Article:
Studio 666

Studio 666 is a lark, through and through.

First conceptualized by Dave Grohl of Foo Fighters and then further developed by fellow bandmates Taylor Hawkins, Nate Mendel, Rami Jaffee, Chris Shiflett, and Pat Smear, Studio 666 follows an exaggerated version of Foo Fighters as they escape to a creepy house to record their tenth album.  Grohl has a bad case of writer’s block (or as the film refers to it “creative constipation”), and he hopes a change in environment will help clear his head.  As soon as he hears the acoustics in the new house, he’s instantly inspired.  When he finds an abandoned reel-to-reel tape recorder featuring wild riffs (which features a new note Grohl claims as the “L-sharp”), the direction of the new album takes a heavier tone;  possessing Grohl in a way that worries, and sometimes pisses off, his bandmates.

Studio 666 is billed as a horror-comedy, but it works better as the former genre.  The movie goes hard to create some absolutely disgusting kills with very gory effects, and each one of those deaths is a memorable demise.  The details in the effects, while gross, are truly fantastic and startlingly realistic.  Likewise for the beady-eyed demons that haunt Grohl, that have a terrifying design akin to those who have described sleep paralysis hallucinations.  The movie is reminiscent to Rob Zombie’s The Lords of Salem and, to be honest, Studio 666 does a better job with these ideas than Zombie’s flick.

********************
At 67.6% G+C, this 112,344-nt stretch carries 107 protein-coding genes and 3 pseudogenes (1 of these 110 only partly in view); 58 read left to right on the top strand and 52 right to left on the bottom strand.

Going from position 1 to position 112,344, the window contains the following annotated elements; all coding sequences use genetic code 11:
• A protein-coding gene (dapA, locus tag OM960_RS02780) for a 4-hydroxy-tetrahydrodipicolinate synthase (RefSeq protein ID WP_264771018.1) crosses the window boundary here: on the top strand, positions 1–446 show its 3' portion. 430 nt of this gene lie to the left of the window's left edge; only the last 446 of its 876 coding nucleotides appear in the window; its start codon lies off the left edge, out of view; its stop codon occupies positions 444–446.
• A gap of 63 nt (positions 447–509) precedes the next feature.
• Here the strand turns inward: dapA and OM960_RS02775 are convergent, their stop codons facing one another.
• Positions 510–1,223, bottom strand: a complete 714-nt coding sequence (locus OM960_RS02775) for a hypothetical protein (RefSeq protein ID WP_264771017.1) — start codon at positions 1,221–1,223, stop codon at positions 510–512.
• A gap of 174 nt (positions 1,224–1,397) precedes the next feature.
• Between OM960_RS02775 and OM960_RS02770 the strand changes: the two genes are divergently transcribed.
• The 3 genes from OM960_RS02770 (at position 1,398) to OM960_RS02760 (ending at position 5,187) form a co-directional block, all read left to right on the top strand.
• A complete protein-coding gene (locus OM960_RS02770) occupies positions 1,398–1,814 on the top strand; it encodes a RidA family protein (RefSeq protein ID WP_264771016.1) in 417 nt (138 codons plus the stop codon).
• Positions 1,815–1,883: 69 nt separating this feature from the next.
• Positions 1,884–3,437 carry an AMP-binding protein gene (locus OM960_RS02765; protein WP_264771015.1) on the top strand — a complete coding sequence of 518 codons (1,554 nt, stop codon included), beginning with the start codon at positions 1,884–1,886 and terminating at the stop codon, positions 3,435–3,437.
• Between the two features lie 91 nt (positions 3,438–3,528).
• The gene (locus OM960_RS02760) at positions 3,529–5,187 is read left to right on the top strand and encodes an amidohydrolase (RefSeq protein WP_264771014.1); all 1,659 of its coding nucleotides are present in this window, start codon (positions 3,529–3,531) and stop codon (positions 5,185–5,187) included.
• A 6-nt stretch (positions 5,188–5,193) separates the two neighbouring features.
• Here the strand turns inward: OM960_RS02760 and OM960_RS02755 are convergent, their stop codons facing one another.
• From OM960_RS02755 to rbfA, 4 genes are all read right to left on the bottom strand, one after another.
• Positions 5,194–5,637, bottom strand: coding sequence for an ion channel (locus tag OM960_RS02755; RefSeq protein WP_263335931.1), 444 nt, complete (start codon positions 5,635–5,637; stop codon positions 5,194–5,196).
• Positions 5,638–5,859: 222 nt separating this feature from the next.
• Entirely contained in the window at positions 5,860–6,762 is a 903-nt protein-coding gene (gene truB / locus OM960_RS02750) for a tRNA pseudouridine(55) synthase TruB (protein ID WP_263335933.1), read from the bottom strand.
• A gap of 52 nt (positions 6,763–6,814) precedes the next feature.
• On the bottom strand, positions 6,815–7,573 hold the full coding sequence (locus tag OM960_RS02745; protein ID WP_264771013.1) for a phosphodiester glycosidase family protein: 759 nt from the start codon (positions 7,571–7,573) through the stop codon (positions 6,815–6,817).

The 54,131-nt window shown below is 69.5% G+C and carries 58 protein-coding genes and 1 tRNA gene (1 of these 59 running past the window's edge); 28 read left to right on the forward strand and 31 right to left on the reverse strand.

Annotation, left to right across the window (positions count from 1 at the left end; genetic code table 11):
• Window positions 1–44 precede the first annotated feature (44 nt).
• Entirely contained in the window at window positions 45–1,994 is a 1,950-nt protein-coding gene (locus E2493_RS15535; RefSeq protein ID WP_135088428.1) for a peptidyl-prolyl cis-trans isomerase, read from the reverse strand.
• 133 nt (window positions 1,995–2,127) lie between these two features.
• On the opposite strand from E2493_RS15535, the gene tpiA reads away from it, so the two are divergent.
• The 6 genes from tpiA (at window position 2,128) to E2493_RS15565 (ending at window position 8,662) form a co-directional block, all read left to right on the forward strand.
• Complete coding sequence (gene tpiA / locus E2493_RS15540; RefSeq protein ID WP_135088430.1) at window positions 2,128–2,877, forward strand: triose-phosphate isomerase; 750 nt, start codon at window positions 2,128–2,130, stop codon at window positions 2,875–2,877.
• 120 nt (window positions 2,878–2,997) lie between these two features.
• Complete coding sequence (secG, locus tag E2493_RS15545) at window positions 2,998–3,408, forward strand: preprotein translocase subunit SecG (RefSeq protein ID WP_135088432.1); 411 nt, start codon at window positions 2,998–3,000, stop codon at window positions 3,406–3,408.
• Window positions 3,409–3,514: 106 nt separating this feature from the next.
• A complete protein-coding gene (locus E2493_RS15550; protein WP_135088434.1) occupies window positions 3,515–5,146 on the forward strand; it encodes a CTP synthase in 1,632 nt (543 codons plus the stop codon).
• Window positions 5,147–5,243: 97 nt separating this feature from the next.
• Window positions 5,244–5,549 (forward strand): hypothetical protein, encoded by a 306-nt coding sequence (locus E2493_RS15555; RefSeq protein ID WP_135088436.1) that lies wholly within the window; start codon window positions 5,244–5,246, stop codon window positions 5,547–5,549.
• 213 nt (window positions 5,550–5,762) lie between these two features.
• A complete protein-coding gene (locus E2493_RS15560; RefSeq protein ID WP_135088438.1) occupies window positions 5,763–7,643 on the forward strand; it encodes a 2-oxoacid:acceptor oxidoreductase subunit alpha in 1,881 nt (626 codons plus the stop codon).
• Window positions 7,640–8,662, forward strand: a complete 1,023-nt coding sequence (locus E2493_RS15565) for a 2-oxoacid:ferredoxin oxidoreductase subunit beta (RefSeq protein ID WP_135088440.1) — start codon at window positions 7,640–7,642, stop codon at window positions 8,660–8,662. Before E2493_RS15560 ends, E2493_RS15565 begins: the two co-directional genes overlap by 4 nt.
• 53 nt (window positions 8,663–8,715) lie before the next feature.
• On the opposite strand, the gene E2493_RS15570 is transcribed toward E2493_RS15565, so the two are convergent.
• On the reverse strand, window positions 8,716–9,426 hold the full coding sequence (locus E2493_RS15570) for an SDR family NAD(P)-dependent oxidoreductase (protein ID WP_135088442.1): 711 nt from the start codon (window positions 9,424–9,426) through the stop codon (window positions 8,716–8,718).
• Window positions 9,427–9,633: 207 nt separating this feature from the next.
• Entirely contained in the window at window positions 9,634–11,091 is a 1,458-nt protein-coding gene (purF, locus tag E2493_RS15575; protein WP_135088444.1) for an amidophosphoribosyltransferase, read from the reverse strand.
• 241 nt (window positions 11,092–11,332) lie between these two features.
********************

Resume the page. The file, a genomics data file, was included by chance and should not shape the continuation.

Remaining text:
The members of Foo Fighters are naturally funny guys, so it’s surprising how unreliable the film’s humour is.  Considering how much swearing there is and how “inside-jokey” the dialogue seems to be, I wonder if the screenplay provided by Jeff Buhler (The Prodigy, 2019’s Pet Sematary) and Rebecca Hughes (Der Vulkan) was used more as a map for the movie to follow while the musicians riffed.  The movie is obviously scripted, but the banter between Foo Fighters seems to only play towards the personal dynamic they have with each other.  To give you an idea, I’m pretty sure one of the running gags in Studio 666 is that Pat Smear isn’t a very good actor.  A joke that may be enjoyed by the band, but it’s too indistinguishable for casual movie goers.

Foo Fighters, however, initially set out to make a goofy “midnight movie” that you can be entertained by over a couple of beers with friends.  On that level, Studio 666 works.


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Addison Wylie: @AddisonWylie

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